The blue and gold wreath shows the colors worn by all Navy divers while diving and physically training. The flame represents the fury and danger of war; the three stars stand for the three wars in which the original GRAPPLE served. The lion amid flames, represents the courage needed to save other ships in combat. The two white stars upon the collar stand for this ship, the second to be named GRAPPLE.
About the recovery of the Egypt Air Boeing 767 in 1999:
Naval Amphibious Base Little Creek, Va., Oct. 31, 1999:
USS GRAPPLE departed its homeport, Naval Amphibious Base Little Creek, Norfolk, Va., on the way to assist in rescue and recovery efforts following the crash of Egypt Air Flight 990 off the coast of Nantucket, Mass.
Newport, RI, Nov. 3, 1999:
Members of the U.S. Navy's Supervisor of Salvage task force used a crane to load the Deep Drone 7200 Remotely Operated Vehicle (ROV) aboard the USS GRAPPLE, one of the Navy ships assisting in the seach and recovery efforts following the crash of Egypt Air Flight 990 off the coast of Nantucket Island, Mass.
Newport, RI, Nov. 4, 1999:
USS AUSTIN (LPD 4) and USS ORIOLE (MHC 55) got underway that morning from Norfolk, Virginia enroute to Newport, Rhode Island to join the USS GRAPPLE and USNS MOHAWK (T-ATF 170) in the Navy's Egypt Air Flight 990 recovery operation.
Recovery efforts have, thus far been stalled because of high seas and bad weather. While it was sunny and calm in Newport, Rhode Island, at sea the condition at the site of the wreckage included waves up to 22 feet and winds gusts of over 35 mph.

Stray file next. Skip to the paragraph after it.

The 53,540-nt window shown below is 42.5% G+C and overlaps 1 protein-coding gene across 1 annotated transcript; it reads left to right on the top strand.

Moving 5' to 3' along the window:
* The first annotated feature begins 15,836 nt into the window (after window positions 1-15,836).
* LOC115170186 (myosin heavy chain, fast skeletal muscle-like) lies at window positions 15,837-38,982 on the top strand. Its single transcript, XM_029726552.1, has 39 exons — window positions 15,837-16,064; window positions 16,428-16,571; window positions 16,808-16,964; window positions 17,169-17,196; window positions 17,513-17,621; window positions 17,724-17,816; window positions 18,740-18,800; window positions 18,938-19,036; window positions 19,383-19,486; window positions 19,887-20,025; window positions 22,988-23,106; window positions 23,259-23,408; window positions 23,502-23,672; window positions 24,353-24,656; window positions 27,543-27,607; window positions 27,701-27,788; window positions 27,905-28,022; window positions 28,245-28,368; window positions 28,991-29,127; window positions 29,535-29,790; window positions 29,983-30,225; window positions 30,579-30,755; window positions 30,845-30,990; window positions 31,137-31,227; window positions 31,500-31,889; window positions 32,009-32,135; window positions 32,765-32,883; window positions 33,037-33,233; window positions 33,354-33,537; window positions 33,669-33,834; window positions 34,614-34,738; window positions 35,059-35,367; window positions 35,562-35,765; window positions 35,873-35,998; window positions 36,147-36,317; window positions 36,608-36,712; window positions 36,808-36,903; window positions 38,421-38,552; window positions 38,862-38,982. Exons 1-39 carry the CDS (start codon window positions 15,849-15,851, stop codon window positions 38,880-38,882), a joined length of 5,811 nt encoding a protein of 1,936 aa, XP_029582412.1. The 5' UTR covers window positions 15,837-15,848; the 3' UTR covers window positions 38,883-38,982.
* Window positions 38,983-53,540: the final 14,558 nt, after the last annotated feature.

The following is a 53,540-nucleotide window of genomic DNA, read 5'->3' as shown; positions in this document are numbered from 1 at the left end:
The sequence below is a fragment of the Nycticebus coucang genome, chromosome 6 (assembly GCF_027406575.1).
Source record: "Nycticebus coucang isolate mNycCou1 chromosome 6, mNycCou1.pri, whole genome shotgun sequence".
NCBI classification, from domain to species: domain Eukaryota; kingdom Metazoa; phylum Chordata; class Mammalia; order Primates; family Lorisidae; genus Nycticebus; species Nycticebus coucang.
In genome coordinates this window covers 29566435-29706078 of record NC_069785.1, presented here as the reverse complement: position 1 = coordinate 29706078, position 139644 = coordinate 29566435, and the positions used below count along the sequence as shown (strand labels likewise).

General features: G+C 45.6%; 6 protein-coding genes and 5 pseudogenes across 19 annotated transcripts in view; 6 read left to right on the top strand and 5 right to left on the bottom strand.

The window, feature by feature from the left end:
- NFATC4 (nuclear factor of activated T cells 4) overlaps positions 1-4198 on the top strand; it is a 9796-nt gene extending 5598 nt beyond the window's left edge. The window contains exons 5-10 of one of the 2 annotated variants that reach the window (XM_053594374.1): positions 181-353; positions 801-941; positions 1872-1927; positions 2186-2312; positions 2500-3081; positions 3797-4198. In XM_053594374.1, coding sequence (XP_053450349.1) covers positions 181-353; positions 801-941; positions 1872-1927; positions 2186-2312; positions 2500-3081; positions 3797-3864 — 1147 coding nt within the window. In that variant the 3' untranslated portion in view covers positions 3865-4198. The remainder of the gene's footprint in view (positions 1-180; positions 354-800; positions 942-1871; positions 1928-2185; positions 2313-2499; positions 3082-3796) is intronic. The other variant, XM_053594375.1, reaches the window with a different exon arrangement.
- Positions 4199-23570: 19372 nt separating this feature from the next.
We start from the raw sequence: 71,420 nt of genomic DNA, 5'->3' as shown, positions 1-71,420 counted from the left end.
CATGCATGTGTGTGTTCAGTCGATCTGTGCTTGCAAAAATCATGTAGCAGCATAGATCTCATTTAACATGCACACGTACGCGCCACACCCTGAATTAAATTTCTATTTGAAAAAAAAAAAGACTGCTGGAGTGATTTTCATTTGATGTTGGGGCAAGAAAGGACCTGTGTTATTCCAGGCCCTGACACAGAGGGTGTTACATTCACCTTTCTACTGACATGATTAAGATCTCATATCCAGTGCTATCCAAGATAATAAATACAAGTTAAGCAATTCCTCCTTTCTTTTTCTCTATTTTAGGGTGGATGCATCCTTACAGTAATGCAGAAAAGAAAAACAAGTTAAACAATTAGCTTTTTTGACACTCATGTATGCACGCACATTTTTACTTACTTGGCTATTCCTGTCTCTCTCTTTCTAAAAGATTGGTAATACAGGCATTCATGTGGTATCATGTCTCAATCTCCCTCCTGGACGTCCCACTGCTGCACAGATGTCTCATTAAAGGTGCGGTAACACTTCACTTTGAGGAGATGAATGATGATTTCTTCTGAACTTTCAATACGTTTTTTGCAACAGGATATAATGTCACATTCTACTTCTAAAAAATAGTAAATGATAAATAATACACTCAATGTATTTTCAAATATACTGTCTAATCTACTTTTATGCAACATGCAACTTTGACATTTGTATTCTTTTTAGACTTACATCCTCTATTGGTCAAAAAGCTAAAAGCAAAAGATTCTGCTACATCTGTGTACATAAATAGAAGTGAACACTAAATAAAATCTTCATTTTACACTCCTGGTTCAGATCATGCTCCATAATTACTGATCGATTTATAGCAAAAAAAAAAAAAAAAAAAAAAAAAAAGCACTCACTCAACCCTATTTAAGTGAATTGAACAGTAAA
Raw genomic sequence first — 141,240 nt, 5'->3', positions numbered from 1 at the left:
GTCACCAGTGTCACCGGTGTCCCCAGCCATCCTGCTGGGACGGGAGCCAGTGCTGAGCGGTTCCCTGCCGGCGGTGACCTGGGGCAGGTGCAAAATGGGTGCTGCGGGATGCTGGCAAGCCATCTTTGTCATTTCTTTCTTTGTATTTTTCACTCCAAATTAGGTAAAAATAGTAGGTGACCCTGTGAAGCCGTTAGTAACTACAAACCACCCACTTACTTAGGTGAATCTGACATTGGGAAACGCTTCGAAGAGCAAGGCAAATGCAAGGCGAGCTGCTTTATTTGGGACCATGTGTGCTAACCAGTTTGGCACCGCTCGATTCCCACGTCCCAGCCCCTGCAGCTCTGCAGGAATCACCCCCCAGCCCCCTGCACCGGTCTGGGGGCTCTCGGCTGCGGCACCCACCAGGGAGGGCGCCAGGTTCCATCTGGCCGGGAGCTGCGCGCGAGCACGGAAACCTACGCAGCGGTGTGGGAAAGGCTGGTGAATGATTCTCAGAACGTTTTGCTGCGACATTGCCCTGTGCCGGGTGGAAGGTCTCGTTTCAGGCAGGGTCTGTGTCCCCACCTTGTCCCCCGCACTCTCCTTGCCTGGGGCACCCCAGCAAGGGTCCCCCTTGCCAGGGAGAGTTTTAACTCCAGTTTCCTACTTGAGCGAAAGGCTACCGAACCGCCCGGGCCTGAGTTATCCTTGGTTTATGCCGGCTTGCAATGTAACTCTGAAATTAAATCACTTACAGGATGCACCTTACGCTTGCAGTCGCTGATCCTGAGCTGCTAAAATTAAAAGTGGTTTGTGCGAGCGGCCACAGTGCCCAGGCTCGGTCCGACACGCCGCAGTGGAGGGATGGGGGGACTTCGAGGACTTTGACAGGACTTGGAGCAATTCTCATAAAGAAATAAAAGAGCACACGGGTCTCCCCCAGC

When the weather improved, the USS GRAPPLE and other units in the recovery group, including three CH-53E Sea Stallion helicopters from HM-14 Detachment 2 Norfolk, Virginia began their operations. All of the Navy ships involved in the effort had the specialized equipment installed on board to facilitate the underwater recovery operations. The USS GRAPPLE employed an installed Deep Drone 7200 Remotely Operated Vehicle (ROV) to assist in the recovery of material from the ocean bottom.
Newport, RI, Nov. 8, 1999:
The Navy doubled its ROV assets at the site of the Egypt Air Flight 990 recovery that day when USS GRAPPLE returned to join SSV CAROLYN CHOUEST, which got to the scene that morning.
GRAPPLE was forced to return to Newport, RI, yesterday due to unfavorable weather. CHOUEST was loaded with the Remotely Operated Vehicle (ROV) "Magnum" which continued the search for the two black boxes from the plane. Thus far, pingers from the plane had been heard but the boxes had not been located.
Atlantic Ocean , Nov. 9, 1999: